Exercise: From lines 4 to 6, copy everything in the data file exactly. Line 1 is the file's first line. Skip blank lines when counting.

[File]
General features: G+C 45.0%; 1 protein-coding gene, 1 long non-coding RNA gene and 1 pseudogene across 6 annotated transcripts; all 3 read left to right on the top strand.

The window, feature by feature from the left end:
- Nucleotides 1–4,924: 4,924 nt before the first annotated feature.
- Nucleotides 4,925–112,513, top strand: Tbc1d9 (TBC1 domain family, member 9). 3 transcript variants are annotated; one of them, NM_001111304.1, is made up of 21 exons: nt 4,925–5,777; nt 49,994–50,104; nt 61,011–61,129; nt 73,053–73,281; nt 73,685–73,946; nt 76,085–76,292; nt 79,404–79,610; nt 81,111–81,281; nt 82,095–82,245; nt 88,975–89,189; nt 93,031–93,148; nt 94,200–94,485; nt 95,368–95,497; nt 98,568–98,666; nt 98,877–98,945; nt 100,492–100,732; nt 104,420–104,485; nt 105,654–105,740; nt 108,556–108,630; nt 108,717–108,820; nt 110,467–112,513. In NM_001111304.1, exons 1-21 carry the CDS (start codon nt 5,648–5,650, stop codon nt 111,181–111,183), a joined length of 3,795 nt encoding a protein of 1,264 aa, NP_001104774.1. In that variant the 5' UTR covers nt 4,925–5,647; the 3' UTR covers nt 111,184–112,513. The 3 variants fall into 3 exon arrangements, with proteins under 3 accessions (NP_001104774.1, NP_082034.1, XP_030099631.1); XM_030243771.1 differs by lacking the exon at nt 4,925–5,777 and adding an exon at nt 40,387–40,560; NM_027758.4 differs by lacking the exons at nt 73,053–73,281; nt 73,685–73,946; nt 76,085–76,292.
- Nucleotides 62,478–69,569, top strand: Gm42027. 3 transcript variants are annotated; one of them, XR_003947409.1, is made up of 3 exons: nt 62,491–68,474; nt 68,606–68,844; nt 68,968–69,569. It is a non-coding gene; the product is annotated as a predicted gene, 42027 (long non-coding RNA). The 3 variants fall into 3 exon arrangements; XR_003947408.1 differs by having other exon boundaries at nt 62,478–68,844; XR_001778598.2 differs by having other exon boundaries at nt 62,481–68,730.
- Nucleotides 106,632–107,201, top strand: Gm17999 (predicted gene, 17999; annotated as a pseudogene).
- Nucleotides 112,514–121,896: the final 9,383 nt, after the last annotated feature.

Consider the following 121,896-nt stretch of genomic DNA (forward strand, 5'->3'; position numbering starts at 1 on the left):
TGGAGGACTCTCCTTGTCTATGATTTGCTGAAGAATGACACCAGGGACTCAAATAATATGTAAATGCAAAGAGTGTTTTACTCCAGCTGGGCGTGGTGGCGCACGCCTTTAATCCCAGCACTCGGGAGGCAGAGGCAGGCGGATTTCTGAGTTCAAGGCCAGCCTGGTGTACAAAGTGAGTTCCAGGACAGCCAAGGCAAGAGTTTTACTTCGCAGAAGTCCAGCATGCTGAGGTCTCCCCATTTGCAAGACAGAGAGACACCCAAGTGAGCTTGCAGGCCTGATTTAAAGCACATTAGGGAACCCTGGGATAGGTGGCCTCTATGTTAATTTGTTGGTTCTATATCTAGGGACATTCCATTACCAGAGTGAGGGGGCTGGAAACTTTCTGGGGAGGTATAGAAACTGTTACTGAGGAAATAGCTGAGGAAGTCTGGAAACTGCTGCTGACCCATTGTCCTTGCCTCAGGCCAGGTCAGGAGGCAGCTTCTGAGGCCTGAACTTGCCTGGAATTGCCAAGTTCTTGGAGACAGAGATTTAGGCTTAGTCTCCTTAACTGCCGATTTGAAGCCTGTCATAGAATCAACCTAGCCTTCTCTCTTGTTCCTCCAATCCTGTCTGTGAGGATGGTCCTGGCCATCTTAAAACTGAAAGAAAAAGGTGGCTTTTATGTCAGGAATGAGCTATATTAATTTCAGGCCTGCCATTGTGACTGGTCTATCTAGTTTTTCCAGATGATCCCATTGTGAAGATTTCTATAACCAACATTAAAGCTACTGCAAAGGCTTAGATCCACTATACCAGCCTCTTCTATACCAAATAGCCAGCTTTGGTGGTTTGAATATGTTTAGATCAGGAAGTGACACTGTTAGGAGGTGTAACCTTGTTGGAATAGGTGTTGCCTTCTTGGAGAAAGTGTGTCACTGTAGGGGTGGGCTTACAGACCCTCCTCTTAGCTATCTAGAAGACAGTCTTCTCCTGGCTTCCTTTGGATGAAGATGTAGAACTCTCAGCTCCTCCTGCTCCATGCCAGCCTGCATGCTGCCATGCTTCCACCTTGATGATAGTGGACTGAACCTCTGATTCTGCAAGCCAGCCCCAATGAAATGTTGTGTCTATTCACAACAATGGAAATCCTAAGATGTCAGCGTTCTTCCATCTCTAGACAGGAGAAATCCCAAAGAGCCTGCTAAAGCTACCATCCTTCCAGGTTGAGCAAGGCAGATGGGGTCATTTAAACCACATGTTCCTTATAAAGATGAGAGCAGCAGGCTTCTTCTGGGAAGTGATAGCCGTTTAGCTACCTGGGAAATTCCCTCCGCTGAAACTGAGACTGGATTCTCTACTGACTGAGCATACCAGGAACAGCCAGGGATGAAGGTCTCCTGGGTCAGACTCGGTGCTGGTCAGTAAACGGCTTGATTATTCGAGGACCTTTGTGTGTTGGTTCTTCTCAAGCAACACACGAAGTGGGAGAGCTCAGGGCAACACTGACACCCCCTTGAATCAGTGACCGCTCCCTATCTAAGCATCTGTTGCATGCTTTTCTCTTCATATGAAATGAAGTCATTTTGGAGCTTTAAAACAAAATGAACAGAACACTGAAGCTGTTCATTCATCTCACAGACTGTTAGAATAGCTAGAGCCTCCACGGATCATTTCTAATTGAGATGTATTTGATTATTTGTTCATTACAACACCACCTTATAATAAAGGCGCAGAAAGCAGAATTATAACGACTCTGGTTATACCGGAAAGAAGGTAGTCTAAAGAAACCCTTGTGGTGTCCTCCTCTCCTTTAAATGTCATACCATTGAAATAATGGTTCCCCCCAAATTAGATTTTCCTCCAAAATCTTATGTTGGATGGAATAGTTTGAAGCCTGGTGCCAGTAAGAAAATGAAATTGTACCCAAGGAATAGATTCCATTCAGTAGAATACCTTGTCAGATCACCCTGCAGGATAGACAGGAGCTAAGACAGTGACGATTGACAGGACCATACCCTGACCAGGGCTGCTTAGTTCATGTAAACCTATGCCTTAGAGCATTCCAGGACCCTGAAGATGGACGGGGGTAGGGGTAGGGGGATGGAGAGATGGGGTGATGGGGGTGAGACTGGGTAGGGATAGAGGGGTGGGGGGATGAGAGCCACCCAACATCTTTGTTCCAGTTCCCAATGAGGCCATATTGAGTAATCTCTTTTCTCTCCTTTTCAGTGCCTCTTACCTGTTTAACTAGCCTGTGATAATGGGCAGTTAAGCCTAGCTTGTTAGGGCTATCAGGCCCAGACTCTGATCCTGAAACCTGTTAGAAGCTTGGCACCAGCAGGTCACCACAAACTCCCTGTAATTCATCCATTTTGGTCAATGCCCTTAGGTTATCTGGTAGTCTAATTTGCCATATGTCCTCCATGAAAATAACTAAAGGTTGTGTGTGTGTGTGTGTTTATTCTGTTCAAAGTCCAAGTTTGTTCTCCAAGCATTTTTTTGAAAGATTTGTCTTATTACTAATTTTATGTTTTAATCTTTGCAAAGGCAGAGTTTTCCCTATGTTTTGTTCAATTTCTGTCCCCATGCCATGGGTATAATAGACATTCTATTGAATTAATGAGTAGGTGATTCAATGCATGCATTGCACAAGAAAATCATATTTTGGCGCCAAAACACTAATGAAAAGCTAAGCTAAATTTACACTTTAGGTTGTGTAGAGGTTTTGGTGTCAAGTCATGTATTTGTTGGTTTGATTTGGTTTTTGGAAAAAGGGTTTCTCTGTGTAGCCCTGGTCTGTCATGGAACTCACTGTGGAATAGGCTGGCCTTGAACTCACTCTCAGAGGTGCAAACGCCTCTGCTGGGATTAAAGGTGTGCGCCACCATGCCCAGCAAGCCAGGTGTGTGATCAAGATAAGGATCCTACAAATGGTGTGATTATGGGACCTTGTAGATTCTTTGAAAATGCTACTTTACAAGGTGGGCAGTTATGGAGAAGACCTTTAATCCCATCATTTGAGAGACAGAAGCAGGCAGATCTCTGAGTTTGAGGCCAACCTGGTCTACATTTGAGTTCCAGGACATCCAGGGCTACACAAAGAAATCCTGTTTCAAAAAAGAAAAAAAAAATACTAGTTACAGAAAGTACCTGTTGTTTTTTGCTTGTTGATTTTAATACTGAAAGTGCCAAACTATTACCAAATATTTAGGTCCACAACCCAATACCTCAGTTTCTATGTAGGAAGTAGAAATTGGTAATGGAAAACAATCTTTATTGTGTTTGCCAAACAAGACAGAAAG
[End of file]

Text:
- Nucleotides 4,925–112,513, top strand: Tbc1d9 (TBC1 domain family, member 9). 3 transcript variants are annotated; one of them, NM_001111304.1, is made up of 21 exons: nt 4,925–5,777; nt 49,994–50,104; nt 61,011–61,129; nt 73,053–73,281; nt 73,685–73,946; nt 76,085–76,292; nt 79,404–79,610; nt 81,111–81,281; nt 82,095–82,245; nt 88,975–89,189; nt 93,031–93,148; nt 94,200–94,485; nt 95,368–95,497; nt 98,568–98,666; nt 98,877–98,945; nt 100,492–100,732; nt 104,420–104,485; nt 105,654–105,740; nt 108,556–108,630; nt 108,717–108,820; nt 110,467–112,513. In NM_001111304.1, exons 1-21 carry the CDS (start codon nt 5,648–5,650, stop codon nt 111,181–111,183), a joined length of 3,795 nt encoding a protein of 1,264 aa, NP_001104774.1. In that variant the 5' UTR covers nt 4,925–5,647; the 3' UTR covers nt 111,184–112,513. The 3 variants fall into 3 exon arrangements, with proteins under 3 accessions (NP_001104774.1, NP_082034.1, XP_030099631.1); XM_030243771.1 differs by lacking the exon at nt 4,925–5,777 and adding an exon at nt 40,387–40,560; NM_027758.4 differs by lacking the exons at nt 73,053–73,281; nt 73,685–73,946; nt 76,085–76,292.
- Nucleotides 62,478–69,569, top strand: Gm42027. 3 transcript variants are annotated; one of them, XR_003947409.1, is made up of 3 exons: nt 62,491–68,474; nt 68,606–68,844; nt 68,968–69,569. It is a non-coding gene; the product is annotated as a predicted gene, 42027 (long non-coding RNA). The 3 variants fall into 3 exon arrangements; XR_003947408.1 differs by having other exon boundaries at nt 62,478–68,844; XR_001778598.2 differs by having other exon boundaries at nt 62,481–68,730.
- Nucleotides 106,632–107,201, top strand: Gm17999 (predicted gene, 17999; annotated as a pseudogene).